[soh-shuh l]



a social gathering or party, especially of or as given by an organized group: a church social.
Digital Technology. social media: photos posted to social.

Origin of social

1555–65; < Latin sociālis, equivalent to soci(us) partner, comrade + -ālis -al1
Related formsso·cial·ly, adverbso·cial·ness, nounhy·per·so·cial, adjectivehy·per·so·cial·ly, adverbin·ter·so·cial, adjectivenon·so·cial, adjectivenon·so·cial·ly, adverbnon·so·cial·ness, nouno·ver·so·cial, adjectiveo·ver·so·cial·ly, adverbpre·so·cial, adjectivepseu·do·so·cial, adjectivepseu·do·so·cial·ly, adverbun·so·cial, adjectiveun·so·cial·ly, adverb Unabridged Based on the Random House Unabridged Dictionary, © Random House, Inc. 2019

Examples from the Web for unsocial

Historical Examples of unsocial

  • And it was not from any unsocial habit that he fell into this restraint.


    Samuel T. Pickard

  • And besides, there are now and then with me unsocial moments when I fancy I like to be alone.

    Lord Kilgobbin

    Charles Lever

  • For the greater part of the time we remained as unsocial as the weather was unpleasant.

  • But, as other things improve, this unsocial feeling will dissolve.

  • The dissenter, who declined to pay church-rates, was an unsocial person.

    The Toilers of the Field

    Richard Jefferies

British Dictionary definitions for unsocial



not social; antisocial
(of the hours of work of certain jobs) falling outside the normal working day



living or preferring to live in a community rather than alone
denoting or relating to human society or any of its subdivisions
of, relating to, or characteristic of the experience, behaviour, and interaction of persons forming groups
relating to or having the purpose of promoting companionship, communal activities, etca social club
relating to or engaged in social servicesa social worker
relating to or considered appropriate to a certain class of society, esp one thought superior
(esp of certain species of insects) living together in organized coloniessocial bees Compare solitary (def. 6)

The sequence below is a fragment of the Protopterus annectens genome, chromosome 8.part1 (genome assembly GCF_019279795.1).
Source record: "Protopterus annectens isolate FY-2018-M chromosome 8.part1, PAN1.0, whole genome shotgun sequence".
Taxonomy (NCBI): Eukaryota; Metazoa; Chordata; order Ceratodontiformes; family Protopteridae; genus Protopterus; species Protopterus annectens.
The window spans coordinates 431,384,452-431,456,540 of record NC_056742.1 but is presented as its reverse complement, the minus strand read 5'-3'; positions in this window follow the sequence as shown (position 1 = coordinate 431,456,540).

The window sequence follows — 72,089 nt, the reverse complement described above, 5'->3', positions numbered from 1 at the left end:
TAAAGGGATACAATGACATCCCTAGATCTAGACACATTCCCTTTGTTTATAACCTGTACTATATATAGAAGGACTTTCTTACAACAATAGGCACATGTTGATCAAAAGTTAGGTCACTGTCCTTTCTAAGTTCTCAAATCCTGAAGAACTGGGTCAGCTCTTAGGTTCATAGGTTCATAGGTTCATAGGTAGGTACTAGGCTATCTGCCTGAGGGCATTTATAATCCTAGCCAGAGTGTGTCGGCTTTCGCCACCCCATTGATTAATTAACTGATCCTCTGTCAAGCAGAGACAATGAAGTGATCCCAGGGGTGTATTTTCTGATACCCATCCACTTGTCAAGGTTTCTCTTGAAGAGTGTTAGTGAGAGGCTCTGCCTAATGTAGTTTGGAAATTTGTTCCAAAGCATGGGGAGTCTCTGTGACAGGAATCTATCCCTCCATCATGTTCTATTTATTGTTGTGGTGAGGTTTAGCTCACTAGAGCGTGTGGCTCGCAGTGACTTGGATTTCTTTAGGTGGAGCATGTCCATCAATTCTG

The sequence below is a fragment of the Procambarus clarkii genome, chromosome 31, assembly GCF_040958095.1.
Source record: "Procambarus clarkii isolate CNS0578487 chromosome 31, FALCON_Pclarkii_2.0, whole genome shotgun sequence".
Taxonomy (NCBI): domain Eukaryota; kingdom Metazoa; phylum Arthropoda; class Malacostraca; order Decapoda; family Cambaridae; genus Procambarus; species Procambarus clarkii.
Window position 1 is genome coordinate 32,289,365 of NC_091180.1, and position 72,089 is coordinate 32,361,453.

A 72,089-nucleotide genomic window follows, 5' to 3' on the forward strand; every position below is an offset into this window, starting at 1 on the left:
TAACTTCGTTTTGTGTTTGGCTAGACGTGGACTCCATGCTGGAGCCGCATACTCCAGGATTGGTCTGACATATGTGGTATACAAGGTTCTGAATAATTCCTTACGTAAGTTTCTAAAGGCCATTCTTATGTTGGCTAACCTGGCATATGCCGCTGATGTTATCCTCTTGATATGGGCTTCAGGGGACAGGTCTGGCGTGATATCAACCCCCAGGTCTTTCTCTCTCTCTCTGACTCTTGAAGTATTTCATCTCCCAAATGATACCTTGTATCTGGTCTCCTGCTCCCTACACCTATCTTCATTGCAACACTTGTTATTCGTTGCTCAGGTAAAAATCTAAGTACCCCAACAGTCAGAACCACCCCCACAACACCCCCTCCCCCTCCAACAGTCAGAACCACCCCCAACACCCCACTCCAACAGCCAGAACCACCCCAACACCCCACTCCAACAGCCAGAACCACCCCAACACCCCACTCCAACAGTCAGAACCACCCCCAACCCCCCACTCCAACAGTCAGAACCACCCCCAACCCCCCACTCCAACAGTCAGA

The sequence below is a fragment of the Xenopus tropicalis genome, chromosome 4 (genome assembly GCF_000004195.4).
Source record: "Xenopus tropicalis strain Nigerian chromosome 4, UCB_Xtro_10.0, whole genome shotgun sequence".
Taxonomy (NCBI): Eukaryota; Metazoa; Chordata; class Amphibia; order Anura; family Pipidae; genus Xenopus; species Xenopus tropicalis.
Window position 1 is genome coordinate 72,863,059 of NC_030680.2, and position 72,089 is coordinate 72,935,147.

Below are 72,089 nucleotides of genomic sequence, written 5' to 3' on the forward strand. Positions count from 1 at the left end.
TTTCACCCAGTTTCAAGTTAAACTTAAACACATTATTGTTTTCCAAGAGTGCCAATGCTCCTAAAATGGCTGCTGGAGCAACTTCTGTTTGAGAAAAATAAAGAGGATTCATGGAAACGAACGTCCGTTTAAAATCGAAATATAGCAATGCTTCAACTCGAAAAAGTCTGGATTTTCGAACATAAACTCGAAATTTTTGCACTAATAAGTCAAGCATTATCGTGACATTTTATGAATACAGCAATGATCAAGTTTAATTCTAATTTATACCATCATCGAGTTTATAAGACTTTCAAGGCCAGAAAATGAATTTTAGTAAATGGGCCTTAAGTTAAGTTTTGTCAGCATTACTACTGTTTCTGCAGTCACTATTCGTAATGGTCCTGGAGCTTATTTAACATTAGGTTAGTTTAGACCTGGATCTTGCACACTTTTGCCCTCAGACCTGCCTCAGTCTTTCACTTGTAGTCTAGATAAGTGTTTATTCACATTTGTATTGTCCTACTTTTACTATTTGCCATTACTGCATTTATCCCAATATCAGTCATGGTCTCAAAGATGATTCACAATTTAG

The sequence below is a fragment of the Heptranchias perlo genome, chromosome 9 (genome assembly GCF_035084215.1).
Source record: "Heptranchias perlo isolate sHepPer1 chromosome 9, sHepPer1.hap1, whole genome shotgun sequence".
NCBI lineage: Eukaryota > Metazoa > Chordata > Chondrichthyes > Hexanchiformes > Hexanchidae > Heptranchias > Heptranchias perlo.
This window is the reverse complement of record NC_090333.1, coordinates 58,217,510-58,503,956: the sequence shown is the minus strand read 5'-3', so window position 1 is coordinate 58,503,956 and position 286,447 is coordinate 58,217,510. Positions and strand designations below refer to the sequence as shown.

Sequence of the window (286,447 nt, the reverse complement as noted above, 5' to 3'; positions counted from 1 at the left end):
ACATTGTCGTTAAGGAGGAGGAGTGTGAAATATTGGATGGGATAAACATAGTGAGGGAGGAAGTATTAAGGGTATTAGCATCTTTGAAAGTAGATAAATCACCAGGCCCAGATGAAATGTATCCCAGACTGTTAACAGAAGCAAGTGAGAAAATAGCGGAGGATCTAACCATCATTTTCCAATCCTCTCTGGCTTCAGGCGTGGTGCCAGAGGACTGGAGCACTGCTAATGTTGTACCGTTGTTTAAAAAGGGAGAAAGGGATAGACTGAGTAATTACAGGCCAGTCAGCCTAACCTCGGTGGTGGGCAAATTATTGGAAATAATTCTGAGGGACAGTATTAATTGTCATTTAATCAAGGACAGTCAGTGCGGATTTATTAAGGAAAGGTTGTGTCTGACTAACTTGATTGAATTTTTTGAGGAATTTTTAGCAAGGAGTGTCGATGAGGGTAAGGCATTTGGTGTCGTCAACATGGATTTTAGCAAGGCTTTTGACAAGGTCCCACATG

(of plant species) growing in clumps, usually over a wide area


an informal gathering, esp of an organized group, to promote companionship, communal activity, etc
Derived Formssocially, adverbsocialness, noun

Word Origin for social

C16: from Latin sociālis companionable, from socius a comrade
Collins English Dictionary - Complete & Unabridged 2012 Digital Edition © William Collins Sons & Co. Ltd. 1979, 1986 © HarperCollins Publishers 1998, 2000, 2003, 2005, 2006, 2007, 2009, 2012

Word Origin and History for unsocial



late 15c., "devoted to or relating to home life;" 1560s as "living with others," from Middle French social (14c.) and directly from Latin socialis "of companionship, of allies; united, living with others; of marriage, conjugal," from socius "companion, ally," probably originally "follower," from PIE *sokw-yo-, suffixed form of root *sekw- (1) "to follow," and thus related to sequi "to follow" (see sequel). Cf. Old English secg, Old Norse seggr "companion," which seem to have been formed on the same notion). Related: Socially.

Sense of "characterized by friendliness or geniality" is from 1660s. Meaning "living or liking to live with others; companionable, disposed to friendly intercourse" is from 1720s. Meaning "of or pertaining to society as a natural condition of human life" first attested 1695, in Locke. Sense of "pertaining to fashionable society" is from 1873.

Social climber is from 1893; social work is 1890; social worker 1904. Social drink(ing) first attested 1976. Social studies as an inclusive term for history, geography, economics, etc., is attested from 1916. Social security "system of state support for needy citizens" is attested from 1908. Social butterfly is from 1867, in figurative reference to "flitting."

Social contract (1849) ultimately is from Rousseau. Social Darwinism attested from 1887. Social engineering attested from 1899. Social science is from 1811. In late 19c. newspapers, social evil is "prostitution." Social justice is attested by 1718; social network by 1971; social networking by 1984.



"friendly gathering," 1870, from social (adj.). In late 17c. it meant "a companion, associate."

Online Etymology Dictionary, © 2010 Douglas Harper